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Population Genetics and Molecular Epidemiology of Eukaryotes *

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  • Author: Ronald E. Blanton1
  • Editors: Michael Sadowsky2, Lee W. Riley3
  • VIEW AFFILIATIONS HIDE AFFILIATIONS
    Affiliations: 1: Center for Global Health & Diseases, Case Western Reserve University, Cleveland, OH 44106; 2: BioTechnology Institute, University of Minnesota, St. Paul, MN; 3: Divisions of Infectious Diseases and Vaccinology, School of Public Health, University of California, Berkeley, Berkeley, CA
  • Source: microbiolspec November 2018 vol. 6 no. 6 doi:10.1128/microbiolspec.AME-0002-2018
  • Received 14 March 2018 Accepted 06 August 2018 Published 02 November 2018
  • Ronald E. Blanton, [email protected]
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  • Abstract:

    Molecular epidemiology uses the distribution and organization of a pathogen’s DNA to understand the distribution and determinants of disease. Since the biology of DNA for eukaryotic pathogens differs substantially from that of bacteria, the analytic approach to their molecular epidemiology can also differ. While many of the genotyping techniques presented earlier in this series, “Advances in Molecular Epidemiology of Infectious Diseases,” can be applied to eukaryotes, the output must be interpreted in the light of how DNA is distributed from one generation to the next. In some cases, parasite populations can be evaluated in ways reminiscent of bacteria. They differ, however, when analyzed as sexually reproducing organisms, where all individuals are unique but the genetic composition of the population does not change unless a limited set of events occurs. It is these events (migration, mutation, nonrandom mating, selection, and genetic drift) that are of interest. At a given time, not all of them are likely to be equally important, so the list can easily be narrowed down to understand the driving forces behind the population as it is now and even what it will look like in the future. The main population characteristics measured to assess these events are differentiation and diversity, interpreted in the light of what is known about the population from observation. The population genetics of eukaryotes is important for planning and evaluation of control measures, surveillance, outbreak investigation, and monitoring of the development and spread of drug resistance.

    *This article is part of a curated collection.

  • Citation: Blanton R. 2018. Population Genetics and Molecular Epidemiology of Eukaryotes * . Microbiol Spectrum 6(6):AME-0002-2018. doi:10.1128/microbiolspec.AME-0002-2018.

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/content/journal/microbiolspec/10.1128/microbiolspec.AME-0002-2018
2018-11-02
2018-11-15

Abstract:

Molecular epidemiology uses the distribution and organization of a pathogen’s DNA to understand the distribution and determinants of disease. Since the biology of DNA for eukaryotic pathogens differs substantially from that of bacteria, the analytic approach to their molecular epidemiology can also differ. While many of the genotyping techniques presented earlier in this series, “Advances in Molecular Epidemiology of Infectious Diseases,” can be applied to eukaryotes, the output must be interpreted in the light of how DNA is distributed from one generation to the next. In some cases, parasite populations can be evaluated in ways reminiscent of bacteria. They differ, however, when analyzed as sexually reproducing organisms, where all individuals are unique but the genetic composition of the population does not change unless a limited set of events occurs. It is these events (migration, mutation, nonrandom mating, selection, and genetic drift) that are of interest. At a given time, not all of them are likely to be equally important, so the list can easily be narrowed down to understand the driving forces behind the population as it is now and even what it will look like in the future. The main population characteristics measured to assess these events are differentiation and diversity, interpreted in the light of what is known about the population from observation. The population genetics of eukaryotes is important for planning and evaluation of control measures, surveillance, outbreak investigation, and monitoring of the development and spread of drug resistance.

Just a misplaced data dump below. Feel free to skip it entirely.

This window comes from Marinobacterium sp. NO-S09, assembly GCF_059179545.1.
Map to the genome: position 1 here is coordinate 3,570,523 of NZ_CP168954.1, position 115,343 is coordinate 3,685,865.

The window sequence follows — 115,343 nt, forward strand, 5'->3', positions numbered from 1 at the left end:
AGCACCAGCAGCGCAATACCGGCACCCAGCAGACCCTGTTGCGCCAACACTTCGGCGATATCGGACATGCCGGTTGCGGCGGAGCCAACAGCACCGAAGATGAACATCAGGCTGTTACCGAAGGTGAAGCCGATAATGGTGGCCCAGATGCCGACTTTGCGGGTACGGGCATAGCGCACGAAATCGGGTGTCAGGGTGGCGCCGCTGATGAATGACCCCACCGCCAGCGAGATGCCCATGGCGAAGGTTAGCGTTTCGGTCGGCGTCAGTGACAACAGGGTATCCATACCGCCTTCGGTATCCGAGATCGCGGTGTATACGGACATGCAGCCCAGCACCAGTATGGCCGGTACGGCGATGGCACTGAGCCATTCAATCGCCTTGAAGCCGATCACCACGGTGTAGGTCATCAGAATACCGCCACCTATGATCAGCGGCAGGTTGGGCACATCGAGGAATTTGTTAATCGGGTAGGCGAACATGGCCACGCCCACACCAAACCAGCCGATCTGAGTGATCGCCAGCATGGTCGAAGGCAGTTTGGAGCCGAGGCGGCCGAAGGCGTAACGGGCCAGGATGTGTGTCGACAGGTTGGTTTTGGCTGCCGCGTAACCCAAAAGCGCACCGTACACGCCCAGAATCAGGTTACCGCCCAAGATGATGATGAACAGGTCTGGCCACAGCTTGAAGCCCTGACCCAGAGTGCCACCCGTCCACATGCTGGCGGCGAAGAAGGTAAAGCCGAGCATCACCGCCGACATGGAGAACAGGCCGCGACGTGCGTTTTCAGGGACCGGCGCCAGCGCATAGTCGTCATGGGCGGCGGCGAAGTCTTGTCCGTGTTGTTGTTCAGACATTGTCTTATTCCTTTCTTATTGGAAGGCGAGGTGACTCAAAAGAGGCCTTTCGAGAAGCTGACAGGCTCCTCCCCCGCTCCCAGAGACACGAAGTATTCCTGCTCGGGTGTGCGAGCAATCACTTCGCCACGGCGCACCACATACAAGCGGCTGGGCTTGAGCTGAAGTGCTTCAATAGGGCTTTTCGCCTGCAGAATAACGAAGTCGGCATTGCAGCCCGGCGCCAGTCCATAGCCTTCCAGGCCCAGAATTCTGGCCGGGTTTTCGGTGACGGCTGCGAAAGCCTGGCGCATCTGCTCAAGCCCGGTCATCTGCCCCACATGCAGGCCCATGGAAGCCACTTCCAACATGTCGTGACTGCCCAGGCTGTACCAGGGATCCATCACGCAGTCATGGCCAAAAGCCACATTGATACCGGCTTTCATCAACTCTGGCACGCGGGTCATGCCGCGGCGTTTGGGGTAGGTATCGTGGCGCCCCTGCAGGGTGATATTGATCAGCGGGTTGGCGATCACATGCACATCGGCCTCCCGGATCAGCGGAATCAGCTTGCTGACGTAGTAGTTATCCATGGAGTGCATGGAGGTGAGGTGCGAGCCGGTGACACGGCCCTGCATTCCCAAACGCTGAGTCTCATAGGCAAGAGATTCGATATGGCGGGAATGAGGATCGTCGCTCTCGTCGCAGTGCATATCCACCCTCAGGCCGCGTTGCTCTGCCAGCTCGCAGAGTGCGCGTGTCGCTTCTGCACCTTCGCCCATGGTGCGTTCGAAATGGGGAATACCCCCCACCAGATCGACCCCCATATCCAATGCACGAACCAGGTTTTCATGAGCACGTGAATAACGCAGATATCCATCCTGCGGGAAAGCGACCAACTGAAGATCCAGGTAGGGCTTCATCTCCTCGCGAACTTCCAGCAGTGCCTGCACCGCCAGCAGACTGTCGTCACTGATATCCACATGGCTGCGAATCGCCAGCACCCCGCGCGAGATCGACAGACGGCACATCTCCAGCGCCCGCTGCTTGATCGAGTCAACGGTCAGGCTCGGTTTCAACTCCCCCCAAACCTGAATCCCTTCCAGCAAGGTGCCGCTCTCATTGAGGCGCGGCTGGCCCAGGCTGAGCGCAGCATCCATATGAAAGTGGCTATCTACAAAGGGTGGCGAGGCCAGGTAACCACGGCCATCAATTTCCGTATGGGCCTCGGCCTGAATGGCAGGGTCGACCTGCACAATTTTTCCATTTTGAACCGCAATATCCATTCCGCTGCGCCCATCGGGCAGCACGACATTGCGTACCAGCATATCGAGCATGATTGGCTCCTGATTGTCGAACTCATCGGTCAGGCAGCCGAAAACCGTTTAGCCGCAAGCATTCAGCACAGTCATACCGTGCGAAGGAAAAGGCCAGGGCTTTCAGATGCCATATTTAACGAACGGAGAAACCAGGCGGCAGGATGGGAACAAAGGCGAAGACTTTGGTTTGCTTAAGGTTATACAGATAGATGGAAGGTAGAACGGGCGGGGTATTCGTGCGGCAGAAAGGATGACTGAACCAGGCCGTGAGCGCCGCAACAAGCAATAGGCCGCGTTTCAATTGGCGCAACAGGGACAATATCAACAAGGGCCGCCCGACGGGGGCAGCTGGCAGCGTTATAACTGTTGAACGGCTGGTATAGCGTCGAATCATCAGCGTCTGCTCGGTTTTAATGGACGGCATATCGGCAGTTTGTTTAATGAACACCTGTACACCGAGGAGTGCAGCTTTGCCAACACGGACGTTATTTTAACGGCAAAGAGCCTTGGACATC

*This article is part of a curated collection.

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FIGURE 1

There are 2 nearly identical copies of all chromosomes for diploid organisms, except those responsible for determining sex. The corresponding location on each chromosome is a locus. Specific differences or similarities within a locus are alleles. The identity of both alleles at a locus is the genotype. In this case the genotype is Aa, i.e., heterozygous. Were it AA, the genotype would be homozygous.

Source: microbiolspec November 2018 vol. 6 no. 6 doi:10.1128/microbiolspec.AME-0002-2018
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Image of FIGURE 2
FIGURE 2

Asexual organisms or organelles. Circular genome with bacterial reproduction; diploid linear genome and asexual eukaryotic reproduction. Every time the marker is present, the trait genotype is present. Sexual organisms. Shown are diagrams for sexual reproduction between organisms with diploid chromosomes. Reassortment; recombination and reassortment. Every time the marker is present, the trait genotype may or may not be present.

Source: microbiolspec November 2018 vol. 6 no. 6 doi:10.1128/microbiolspec.AME-0002-2018
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TABLE 1

Selected population genetics programs

Source: microbiolspec November 2018 vol. 6 no. 6 doi:10.1128/microbiolspec.AME-0002-2018

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